There are many differences between experiencing trauma as an adult and experiencing trauma as a child. One difference is that experiencing a stressful event as a child can cause an everlasting impact throughout adulthood. This everlasting impact is what affects the ‘inner child’ when those children become adults. The inner child is something that exists within everyone. It is the playful, fun, cheerful, hurt, as well as saddened child we once were. Any traumatic or stressful event that was experienced as a child is remembered by the body, and that is how it continues to affect us into adulthood.
“A child who does not play is not a child, but the man who does not play has lost forever the child who lived in him.” – Pablo Neruda
The obstacle to overcome when attempting to heal the inner child is being able to understand, connect with, and accept the child within. Inner child wounds can be because of abuse that was experienced as a child, neglect, distressful events, loss of a loved one at an early age, as well as many more. Tending to the inner child can allow for growth and prosperity for later life.
Taking steps towards healing the inner child can be done with seeking therapy, practicing mindfulness skills, as well as increasing one’s own level of self-awareness. Navigating inner child work with a therapist can allow you to work through that trauma, distressing memories and emotions. Working through these events can be distressing in and of itself, though having someone who is trained to support people with these types of issues can allow for many doors to open. The goal of inner child work within therapy is to explore these past events, with an emphasis on early memories to learn skills on how to regulate the self.
Self love is a concept that was first promoted by the Beat Generation of the 1950s, and again in the early 1960s during what was known as the “Hippie Era.” self love has gained popularity in recent years due to psychological research finding it an essential component for positive mental health and well-being. Even despite its rise in popularity, self love can be a challenging concept for many, often confused with being egotistical, self-indulgent, or too “touchy feely”. Despite the many misconceptions regarding self love that exist, the truth of the matter is that self love is a critical part of recovering from mental health challenges. Without self love, it will be extremely difficult to believe you are worth implementing the healthy strategies will allow you to feel better. Here are some simple techniques that can assist you on your journey toward unconditional self love.
We often spend much time and energy moving from one distraction to the next. Taking time out of our busy schedules for self-reflection is an important part of learning to love yourself unconditionally. After all, how can you truly love what you don’t know? Self-reflection can be very simple-taking 5 minutes of your day to sit quietly and assess how you are feeling, journaling, meditating, sitting in nature, or deep breathing. Anything that can stop the noise of your mind and connect you to the present moment can be a great way to get in touch with your true self and bring you closer to loving yourself.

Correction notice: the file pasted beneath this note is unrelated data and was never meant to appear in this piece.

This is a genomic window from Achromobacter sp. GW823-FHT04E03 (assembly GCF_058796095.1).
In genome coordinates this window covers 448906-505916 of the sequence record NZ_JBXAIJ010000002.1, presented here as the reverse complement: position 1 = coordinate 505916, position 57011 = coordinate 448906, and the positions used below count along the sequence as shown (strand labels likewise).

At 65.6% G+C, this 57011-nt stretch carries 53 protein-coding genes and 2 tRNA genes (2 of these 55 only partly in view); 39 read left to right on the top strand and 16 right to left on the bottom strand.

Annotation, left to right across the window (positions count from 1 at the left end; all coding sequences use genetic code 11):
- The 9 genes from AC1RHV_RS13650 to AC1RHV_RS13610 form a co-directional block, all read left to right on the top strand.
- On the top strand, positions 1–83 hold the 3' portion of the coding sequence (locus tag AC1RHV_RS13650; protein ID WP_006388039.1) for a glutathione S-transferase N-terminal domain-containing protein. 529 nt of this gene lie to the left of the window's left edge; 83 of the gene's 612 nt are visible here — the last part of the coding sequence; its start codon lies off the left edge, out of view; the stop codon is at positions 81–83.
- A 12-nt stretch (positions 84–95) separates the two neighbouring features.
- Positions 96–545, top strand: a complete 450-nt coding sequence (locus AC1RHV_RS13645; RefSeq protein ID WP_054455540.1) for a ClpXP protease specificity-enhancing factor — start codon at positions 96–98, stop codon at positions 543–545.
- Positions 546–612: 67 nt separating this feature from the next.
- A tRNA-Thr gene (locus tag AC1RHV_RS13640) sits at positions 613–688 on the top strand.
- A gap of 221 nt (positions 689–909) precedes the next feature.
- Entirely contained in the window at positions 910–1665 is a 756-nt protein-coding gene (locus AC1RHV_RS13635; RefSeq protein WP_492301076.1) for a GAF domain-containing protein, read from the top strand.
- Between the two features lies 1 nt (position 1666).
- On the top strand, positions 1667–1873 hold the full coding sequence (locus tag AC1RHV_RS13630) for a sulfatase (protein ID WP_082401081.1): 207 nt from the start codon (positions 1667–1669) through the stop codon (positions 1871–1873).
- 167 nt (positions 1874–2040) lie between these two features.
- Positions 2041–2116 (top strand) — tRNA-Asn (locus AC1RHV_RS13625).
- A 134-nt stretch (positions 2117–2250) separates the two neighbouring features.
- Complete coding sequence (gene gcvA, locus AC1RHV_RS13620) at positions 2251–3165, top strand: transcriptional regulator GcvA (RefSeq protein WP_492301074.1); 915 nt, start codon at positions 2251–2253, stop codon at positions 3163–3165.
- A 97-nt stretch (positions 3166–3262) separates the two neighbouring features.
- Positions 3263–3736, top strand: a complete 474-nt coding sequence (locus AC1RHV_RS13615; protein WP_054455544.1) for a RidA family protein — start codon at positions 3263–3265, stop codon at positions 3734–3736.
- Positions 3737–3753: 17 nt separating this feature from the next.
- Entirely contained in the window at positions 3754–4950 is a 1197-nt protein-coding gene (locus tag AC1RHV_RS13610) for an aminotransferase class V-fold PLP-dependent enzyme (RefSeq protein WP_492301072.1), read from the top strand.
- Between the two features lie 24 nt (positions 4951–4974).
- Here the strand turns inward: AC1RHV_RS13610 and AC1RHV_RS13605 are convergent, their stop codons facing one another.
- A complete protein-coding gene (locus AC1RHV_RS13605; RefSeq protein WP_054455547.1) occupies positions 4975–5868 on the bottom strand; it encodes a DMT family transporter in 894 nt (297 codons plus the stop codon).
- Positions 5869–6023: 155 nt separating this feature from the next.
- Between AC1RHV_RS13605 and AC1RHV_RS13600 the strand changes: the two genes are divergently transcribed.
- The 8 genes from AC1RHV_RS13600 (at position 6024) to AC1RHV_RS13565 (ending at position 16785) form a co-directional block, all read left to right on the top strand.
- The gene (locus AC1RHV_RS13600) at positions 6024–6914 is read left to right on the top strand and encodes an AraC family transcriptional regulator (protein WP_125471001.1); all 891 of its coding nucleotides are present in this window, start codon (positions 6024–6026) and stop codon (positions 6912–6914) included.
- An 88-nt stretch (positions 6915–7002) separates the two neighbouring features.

Be mindful of the way you treat yourself. “Bring the mind, and the body will follow.” This is a common saying that holds true on the journey toward self love. Often this means going outside of our comfort zone and making positive decisions for ourselves despite not feeling that we deserve it. Increase your healthy intake-be it people, conversation, self-talk, food, exercise, or rest. Treat yourself the way you would treat a friend or loved one; with kindness, compassion, and patience. Although this may feel unnatural, by treating yourself this way you are proving that you are worthy of love and respect, and doing so consistently will allow this belief to sink in.
You are human and are bound to make mistakes. If there is a name for what you did, someone else has done it. Giving yourself permission to be human is one of the greatest gifts you can give. Forgiveness is not an easy journey, however letting go of the past allows you room to become the person you are truly meant to be. Someone who forgives and loves themselves is also less likely to hurt others in the future. One strategy is writing down a letter of apology to those you’ve harmed, including yourself. You can make amends to others when enough time has passed, and to do so will not cause additional harm. Most of all, let go and remind yourself that you are much more than a few bad decisions.
People are not born hating themselves. Oftentimes, a lack of self love comes from life experiences/relationships that cause you to internalize the belief that you are not good enough or defective in some way. Take note of the relationships in your life and how they make you feel. Everyone is accountable for their own happiness; however, some individuals (due to their own flaws) can trigger feelings of unworthiness in us. Work on setting healthy boundaries with these people, and focus the majority of your attention and energy on pursuing relationships that allow you to feel safe, happy, and cared for.
Everyone is a work in progress. It is easy to fall into the trap of “I’ll love myself when…” and fill in the blank with whatever goal or next level we want to reach. There is always going to be room for improvement, so don’t waste time putting off loving yourself. After all, achieving your goals will be a lot easier with the help of self love. Stop comparing yourself to others, or telling yourself you “should” be a certain way. You are exactly who you are meant to be at this moment. Embrace the journey.